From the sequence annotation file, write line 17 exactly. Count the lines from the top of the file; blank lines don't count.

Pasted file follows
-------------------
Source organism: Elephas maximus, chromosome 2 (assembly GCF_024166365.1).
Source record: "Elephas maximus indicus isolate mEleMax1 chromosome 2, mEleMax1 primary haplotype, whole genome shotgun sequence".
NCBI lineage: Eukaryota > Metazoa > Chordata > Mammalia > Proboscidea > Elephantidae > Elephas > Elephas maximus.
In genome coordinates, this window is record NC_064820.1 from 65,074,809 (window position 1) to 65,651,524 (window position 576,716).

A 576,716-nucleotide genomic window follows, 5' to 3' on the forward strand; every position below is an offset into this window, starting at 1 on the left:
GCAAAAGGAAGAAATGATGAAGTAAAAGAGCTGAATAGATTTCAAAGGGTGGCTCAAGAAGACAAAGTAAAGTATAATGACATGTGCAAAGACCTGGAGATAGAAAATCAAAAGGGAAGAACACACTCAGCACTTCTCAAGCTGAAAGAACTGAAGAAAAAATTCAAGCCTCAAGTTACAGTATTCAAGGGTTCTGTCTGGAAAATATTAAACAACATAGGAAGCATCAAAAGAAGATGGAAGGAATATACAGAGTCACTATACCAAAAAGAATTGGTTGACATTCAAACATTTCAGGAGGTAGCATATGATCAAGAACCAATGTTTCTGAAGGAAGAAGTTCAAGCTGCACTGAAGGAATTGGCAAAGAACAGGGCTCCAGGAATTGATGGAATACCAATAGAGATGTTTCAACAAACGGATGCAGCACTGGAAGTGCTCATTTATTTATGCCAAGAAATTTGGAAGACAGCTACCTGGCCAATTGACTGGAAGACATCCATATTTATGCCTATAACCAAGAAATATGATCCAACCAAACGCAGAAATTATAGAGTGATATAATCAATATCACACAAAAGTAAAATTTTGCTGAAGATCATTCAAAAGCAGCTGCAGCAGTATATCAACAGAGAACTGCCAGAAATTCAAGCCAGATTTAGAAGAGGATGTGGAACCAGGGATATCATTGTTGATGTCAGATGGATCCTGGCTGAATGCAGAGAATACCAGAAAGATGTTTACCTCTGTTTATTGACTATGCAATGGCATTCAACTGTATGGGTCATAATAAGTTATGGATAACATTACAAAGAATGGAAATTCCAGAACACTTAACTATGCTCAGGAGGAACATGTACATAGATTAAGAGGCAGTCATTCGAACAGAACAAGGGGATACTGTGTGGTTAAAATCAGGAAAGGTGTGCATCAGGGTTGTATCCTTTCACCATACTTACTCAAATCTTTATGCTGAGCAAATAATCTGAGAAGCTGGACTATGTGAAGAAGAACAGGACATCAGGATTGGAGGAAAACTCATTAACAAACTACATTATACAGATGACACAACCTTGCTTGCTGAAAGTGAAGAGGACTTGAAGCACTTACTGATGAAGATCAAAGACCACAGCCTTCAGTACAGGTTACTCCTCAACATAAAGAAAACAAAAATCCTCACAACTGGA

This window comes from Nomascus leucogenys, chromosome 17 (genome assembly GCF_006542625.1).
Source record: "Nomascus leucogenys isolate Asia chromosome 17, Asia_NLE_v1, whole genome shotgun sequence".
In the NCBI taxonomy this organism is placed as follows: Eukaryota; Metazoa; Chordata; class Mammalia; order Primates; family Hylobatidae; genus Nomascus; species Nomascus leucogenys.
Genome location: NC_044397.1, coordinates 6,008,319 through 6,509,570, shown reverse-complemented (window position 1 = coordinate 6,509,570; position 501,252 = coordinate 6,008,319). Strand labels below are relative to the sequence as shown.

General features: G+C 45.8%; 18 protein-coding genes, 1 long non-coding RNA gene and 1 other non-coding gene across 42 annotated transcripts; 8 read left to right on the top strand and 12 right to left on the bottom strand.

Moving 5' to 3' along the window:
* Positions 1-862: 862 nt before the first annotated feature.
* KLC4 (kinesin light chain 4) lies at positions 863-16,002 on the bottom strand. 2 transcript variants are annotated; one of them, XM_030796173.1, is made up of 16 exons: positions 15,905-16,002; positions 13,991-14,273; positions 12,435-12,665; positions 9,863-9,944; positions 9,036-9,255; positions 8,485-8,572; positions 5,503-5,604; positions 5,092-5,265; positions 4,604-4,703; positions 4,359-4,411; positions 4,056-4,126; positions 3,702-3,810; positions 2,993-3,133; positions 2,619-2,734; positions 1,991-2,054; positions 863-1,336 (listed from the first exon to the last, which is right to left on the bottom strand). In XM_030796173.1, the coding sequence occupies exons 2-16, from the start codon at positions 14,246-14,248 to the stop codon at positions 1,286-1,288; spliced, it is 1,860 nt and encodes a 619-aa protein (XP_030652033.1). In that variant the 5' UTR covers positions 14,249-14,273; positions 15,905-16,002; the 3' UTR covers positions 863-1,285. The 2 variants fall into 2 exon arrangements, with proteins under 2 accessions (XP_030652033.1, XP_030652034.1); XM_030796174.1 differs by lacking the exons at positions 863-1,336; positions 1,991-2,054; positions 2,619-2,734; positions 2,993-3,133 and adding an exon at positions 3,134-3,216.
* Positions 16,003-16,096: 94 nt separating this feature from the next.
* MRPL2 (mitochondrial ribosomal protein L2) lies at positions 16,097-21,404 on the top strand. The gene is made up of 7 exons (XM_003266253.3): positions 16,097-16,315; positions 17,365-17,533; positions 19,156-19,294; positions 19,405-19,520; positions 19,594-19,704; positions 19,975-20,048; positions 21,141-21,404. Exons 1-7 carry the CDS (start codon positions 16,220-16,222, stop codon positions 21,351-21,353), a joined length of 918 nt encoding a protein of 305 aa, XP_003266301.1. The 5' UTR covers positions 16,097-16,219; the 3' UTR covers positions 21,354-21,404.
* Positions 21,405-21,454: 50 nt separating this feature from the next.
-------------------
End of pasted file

* Positions 21,405-21,454: 50 nt separating this feature from the next.